「ガーデン・インディゴ」 (Gaaden Indigo)
Did no one proofread this script?
This is a Mess
I don’t know where to begin. This episode was an utter mess. All of the problems from the previous two episodes—the characters are ill-defined, their motives are nonexistent, the captain antagonist and his pet murderer feel shoehorned in, and the direction of the entire plot so far is utterly aimless—are continuing to compound. Add onto that a new antagonist, whose name I already don’t care about, and who is after Felia for reasons, and who only sees her powers because of another food-based mishap (and one I saw coming a mile away, like heart disease in a bacon aficionado), and—and there. That’s why. That’s why I’m at a loss for words.
I’d like to note that, as far as blogging moods go, I’m not in one. I feel like I would look more kindly on this episode in my usual state of mind, if only to delude myself that there could still be something here for a few more episodes. But episodic blogging is done whether you feel like it or not, so write I shall. And today, that’s going to mostly mean pointing out flaws.
The Idiot Ball
Every character holds the idiot ball (trope.) at some point in this episode. Sougo throws a broom at Moura. Kaon gives the cake to Felia. Felia … everything Felia does, basically, but especially the public telekinesis. The scriptwriter holds it when computer hacking skills inexplicably make Alfried McCarran (Majima Junji) able to shatter glass and pressurize sewer water, which makes NO friggin’ sense (unless everything is digital now, which I could possibly believe, though since they somehow still use USB, I’m disinclined to assume their technology is that advanced). Probably the biggest ones are when they split up (Sougo & Moura’s fault), Kaon and Felia get on the cable car (Kaon’s fault), and they then freak out when Alfried summons a ghost cat pigeon (what is this I don’t even) and lament that Moura can’t transform without Sougo nearby (everyone’s fault). Then why the hell did you split up!? Moura stays with Sougo from now on, PERIOD. It’s useless otherwise, so there’s no reason for Moura to go with anyone else.
How Do You Save Comet Lucifer?
My hopes for Comet Lucifer are sliding. I’m not giving up, but I’m starting to settle in for a cour of examining why this isn’t working, which, as a storyteller, is perhaps more useful than why stories do work. The stories that work usually work for a plethora of reasons, but the ones that fail often fail in ways that are easy to diagnose. “How not to do it,” is more illuminating than, “How to do it.” So, how would I fix Comet Lucifer? Other than throwing out the first three episodes and starting over.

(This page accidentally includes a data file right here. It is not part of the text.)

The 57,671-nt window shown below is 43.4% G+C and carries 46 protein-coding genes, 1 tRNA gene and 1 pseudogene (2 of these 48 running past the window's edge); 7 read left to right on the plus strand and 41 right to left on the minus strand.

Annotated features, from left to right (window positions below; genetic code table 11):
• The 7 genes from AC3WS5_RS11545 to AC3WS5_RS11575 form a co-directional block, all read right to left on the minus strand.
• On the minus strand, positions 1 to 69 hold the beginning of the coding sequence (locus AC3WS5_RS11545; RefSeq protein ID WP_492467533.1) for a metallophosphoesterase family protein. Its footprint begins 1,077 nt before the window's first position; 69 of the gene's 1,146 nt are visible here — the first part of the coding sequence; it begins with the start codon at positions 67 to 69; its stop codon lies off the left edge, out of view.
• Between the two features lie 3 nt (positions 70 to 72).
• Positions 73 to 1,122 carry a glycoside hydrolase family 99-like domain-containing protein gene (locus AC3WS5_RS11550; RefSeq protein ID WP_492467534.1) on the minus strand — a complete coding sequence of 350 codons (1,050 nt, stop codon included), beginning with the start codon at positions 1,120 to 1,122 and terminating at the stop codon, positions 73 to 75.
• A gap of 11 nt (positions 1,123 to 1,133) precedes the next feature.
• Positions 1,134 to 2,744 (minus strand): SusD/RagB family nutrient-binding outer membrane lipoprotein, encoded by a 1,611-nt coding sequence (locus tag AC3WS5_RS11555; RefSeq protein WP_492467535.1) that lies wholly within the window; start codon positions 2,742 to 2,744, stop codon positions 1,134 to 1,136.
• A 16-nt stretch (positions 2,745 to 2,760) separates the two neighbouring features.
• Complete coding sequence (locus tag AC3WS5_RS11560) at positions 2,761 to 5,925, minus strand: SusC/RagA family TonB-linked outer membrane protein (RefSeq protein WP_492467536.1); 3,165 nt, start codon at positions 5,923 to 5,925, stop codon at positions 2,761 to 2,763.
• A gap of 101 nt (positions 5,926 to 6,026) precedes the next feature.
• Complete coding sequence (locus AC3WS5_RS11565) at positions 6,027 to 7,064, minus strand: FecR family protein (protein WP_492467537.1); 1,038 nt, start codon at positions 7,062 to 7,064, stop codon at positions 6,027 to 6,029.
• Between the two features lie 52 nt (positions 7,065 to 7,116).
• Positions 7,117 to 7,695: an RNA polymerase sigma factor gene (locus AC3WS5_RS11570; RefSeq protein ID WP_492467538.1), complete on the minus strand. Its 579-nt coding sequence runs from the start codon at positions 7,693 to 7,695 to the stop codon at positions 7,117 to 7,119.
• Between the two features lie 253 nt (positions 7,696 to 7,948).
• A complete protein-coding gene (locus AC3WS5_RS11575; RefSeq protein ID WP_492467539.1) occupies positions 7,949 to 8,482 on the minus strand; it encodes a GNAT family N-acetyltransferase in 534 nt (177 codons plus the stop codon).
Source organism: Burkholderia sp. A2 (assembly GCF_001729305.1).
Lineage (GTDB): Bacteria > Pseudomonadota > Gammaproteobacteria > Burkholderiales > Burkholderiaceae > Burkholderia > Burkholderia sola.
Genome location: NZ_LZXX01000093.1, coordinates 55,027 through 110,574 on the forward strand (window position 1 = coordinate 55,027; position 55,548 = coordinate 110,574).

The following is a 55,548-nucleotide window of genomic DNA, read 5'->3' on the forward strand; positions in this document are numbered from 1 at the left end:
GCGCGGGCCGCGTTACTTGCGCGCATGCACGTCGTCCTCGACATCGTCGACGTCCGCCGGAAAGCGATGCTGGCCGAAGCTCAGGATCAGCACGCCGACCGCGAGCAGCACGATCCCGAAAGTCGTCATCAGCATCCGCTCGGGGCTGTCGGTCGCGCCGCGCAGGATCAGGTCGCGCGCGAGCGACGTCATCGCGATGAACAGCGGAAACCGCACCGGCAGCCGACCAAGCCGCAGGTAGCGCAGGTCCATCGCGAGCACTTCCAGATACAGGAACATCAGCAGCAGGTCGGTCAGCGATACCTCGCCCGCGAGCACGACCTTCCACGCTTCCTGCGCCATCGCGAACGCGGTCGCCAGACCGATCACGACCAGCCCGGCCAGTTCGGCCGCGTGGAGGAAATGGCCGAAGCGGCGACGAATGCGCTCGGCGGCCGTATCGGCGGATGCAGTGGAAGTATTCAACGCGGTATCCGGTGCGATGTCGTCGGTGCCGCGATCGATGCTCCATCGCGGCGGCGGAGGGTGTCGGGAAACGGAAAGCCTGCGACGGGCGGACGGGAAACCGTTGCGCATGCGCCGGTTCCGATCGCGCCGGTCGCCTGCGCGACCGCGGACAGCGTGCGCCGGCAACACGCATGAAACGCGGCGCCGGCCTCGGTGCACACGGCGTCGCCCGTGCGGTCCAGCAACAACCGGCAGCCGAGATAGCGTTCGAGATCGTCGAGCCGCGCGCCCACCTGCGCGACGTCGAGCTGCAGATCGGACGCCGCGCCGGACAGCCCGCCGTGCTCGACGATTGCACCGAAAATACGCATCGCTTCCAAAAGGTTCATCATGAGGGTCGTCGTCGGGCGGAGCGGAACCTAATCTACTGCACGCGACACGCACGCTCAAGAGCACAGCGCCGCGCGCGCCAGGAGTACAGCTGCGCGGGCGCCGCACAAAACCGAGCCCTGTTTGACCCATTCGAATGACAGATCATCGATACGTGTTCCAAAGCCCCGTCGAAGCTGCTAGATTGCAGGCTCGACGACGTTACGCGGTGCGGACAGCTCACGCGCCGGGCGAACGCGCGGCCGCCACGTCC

“13. Give your characters opinions. Passive/malleable might seem likable to you as you write, but it’s poison to the audience.” – Pixar’s 22 Rules of Storytelling
First, pay more attention to the characters. Too many of them are passive and malleable, Sougo in particular. Three episodes in and we still know next to nothing about him, which engenders apathy as a viewer. But all the characters need work, even the simplistic Felia and Moura. About the only one I kind of like is Kaon, if only because I’m surprised she hasn’t been utterly sidelined yet, and because she is nicely motherly to Felia. But they all need work. If we knew why Sougo and the antagonists were doing what they were doing—not with exposition, but through character-defining moments—it would help a lot.
Next, I’d decide what kind of story I want this to be. If you asked me to tell you what this show is about in two sentences, I couldn’t do it. It’s a mess. But if you asked me to say what my own book is about in two sentences, I could. And more tightly-scripted stories can do it even better (see: The original Avatar: The Last Airbender TV series, which comes to mind because cat pigeons sound like something it would do). But if you can’t do it without a paragraph? You’ve fucked up. I’d take Comet Lucifer and decide what I want it to be. This feels like a first novel that’s try to do too much, and it’s failing. Simplify to win.
Looking Ahead – Fixer Upper
There’s more. There’s much more. But I’ll have plenty of time to pick out more. And hopefully, the production team will start realizing the problems themselves and right the boat. It’s not over, and if the B-plot with the antagonists leads to anything interesting, it could still be good. But that needs to happen soon.
tl;dr: @StiltsOutLoud – It’s Felia & crew vs a random hacker, where everyone holds the idiot ball, especially the scriptwriter #cometlucifer 03
- Why does the rock mecha need to eat sandwiches?
- “Felia is a unique being who controls the breath of planet Gift.” Hello abrupt exposition. I feel like important information shouldn’t be the setup for a crappy joke.
- Why did the construction mecha transmit his voice?
- If those mecha tear up road anytime they use their wheels, why does the city leave the wheels on?
- Why do I keep asking questions when I know there aren’t any answers? Wishful thinking, that’s why.
My first novel, Wage Slave Rebellion, is available now. (More info—now in paperback!) Sign up for my email list for a FREE sequel novella. Over at stephenwgee.com, the last four posts: Momentum & mental space, The best content is in email, My morning routine, and True Ends